Corps refuses to drop Missouri River levels

Billings Gazette


WASHINGTON (AP) -- The U.S. Army Corps of Engineers refused late Tuesday to reduce water levels on the Missouri River, despite orders from a federal judge to cut flows to protect endangered birds and fish.

Instead, the corps launched formal talks with the U.S. Fish and Wildlife Service intended to result in a new "master manual" for the river's flow by Spring 2004. The new plan of operations was due in 2002, but the Bush administration postponed it last summer.

The corps said the administration will ask Congress for $42 million next year for an unprecedented effort to restore the Missouri River ecosystem.

The agency said the judge's order, issued Saturday, placed it under conflicting rulings.

"It is impossible to simultaneously comply with the conflicting flow requirements obtained in the two orders," the corps said in a statement issued late Tuesday.

The U.S. District Court for the District of Columbia on Saturday ordered the low flows to comply with the Endangered Species Act. But the U.S. District Court for the District of Nebraska ruled last year the river must have enough water for barges to navigate and power plants to operate.

At issue is an effort to restore the Missouri to a more natural spring rise and low summer flows to encourage fish spawning and bird nesting by species that are on the federal threatened and endangered lists.

Such a change would also benefit the lake recreation industry upriver in Montana and the Dakotas, but farmers and residents along the lower reaches of the river in Nebraska, Iowa, Kansas and Missouri worry a spring rise would flood homes and farmland, while low summer flows would devastate the barge shipping industry.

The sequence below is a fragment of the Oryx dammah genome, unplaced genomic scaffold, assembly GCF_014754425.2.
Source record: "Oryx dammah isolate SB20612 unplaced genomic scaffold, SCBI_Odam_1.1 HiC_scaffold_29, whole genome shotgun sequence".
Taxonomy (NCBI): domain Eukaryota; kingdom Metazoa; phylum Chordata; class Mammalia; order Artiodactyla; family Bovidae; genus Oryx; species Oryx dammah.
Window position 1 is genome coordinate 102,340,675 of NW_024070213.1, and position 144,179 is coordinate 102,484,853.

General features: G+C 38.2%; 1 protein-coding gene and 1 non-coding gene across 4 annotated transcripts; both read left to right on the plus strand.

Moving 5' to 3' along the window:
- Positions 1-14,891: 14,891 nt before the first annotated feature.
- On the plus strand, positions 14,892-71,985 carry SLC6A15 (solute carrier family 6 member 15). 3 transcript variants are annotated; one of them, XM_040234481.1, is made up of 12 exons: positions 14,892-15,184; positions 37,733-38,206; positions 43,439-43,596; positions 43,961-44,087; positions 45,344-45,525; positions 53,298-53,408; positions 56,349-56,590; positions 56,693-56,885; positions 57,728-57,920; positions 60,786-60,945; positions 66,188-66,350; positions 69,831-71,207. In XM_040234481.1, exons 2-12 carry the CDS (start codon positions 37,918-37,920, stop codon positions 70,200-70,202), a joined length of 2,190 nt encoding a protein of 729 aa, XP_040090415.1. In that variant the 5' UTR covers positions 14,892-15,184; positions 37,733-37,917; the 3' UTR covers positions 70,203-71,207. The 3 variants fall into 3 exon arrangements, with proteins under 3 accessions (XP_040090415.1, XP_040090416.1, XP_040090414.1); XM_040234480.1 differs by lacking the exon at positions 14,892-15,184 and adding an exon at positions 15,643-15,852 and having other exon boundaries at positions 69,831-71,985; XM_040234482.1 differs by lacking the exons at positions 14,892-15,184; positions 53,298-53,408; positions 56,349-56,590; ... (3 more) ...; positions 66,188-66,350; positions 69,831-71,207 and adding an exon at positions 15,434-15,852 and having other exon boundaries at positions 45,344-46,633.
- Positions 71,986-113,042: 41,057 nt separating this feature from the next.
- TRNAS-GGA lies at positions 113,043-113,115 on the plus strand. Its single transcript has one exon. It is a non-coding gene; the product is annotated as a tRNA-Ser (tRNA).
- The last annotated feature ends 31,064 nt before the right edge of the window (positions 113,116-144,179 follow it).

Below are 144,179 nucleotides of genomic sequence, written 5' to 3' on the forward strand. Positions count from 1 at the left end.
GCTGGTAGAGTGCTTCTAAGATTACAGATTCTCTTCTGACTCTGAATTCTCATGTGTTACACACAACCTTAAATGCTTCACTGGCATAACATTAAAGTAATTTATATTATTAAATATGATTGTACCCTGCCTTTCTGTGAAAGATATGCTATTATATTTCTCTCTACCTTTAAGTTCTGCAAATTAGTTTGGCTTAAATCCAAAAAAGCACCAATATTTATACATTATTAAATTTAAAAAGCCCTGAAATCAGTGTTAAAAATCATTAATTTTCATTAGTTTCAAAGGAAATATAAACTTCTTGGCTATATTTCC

There was a flurry of legal wrangling this week. The Justice Department and the state of Nebraska asked Monday for a stay from U.S. District Court Judge Gladys Kessler, who had ordered the low flows. She denied the request Tuesday morning.

The Justice Department served notice Tuesday afternoon it would appeal her order to the U.S. Court of Appeals for the District of Columbia Circuit. Justice officials also will ask the appeals court for a stay pending appeal.

In her order, Kessler acknowledged barge companies will lose revenues, water quality may suffer and consumers may pay more for power this summer along the Missouri River. But she said that injury to wildlife -- the least tern, piping plover and pallid sturgeon -- will be irreparable without curtailing the Missouri's flow.

The corps was ordered in 2000 to switch to a more natural flow, with heavier releases in the spring and less water in the summer. The order came from the Fish and Wildlife Service, which administers the Endangered Species Act and said the changes are the only way to protect the piping plover, interior least tern and pallid sturgeon.

The service gave the corps until last year to revise its master water control manual to alter the Missouri's flow. Instead, the Bush administration postponed changes indefinitely by launching ongoing talks between the corps and the wildlife service.

But this year, the Fish and Wildlife Service said the corps is allowed to keep drought-stricken downstream waters deep enough for barges throughout the summer.

That sparked the request for an injunction from Kessler from the plaintiffs in a lawsuit to force the flow changes. American Rivers, Environmental Defense, the Izaak Walton League, the National Wildlife Federation and a half-dozen other groups are suing the corps.


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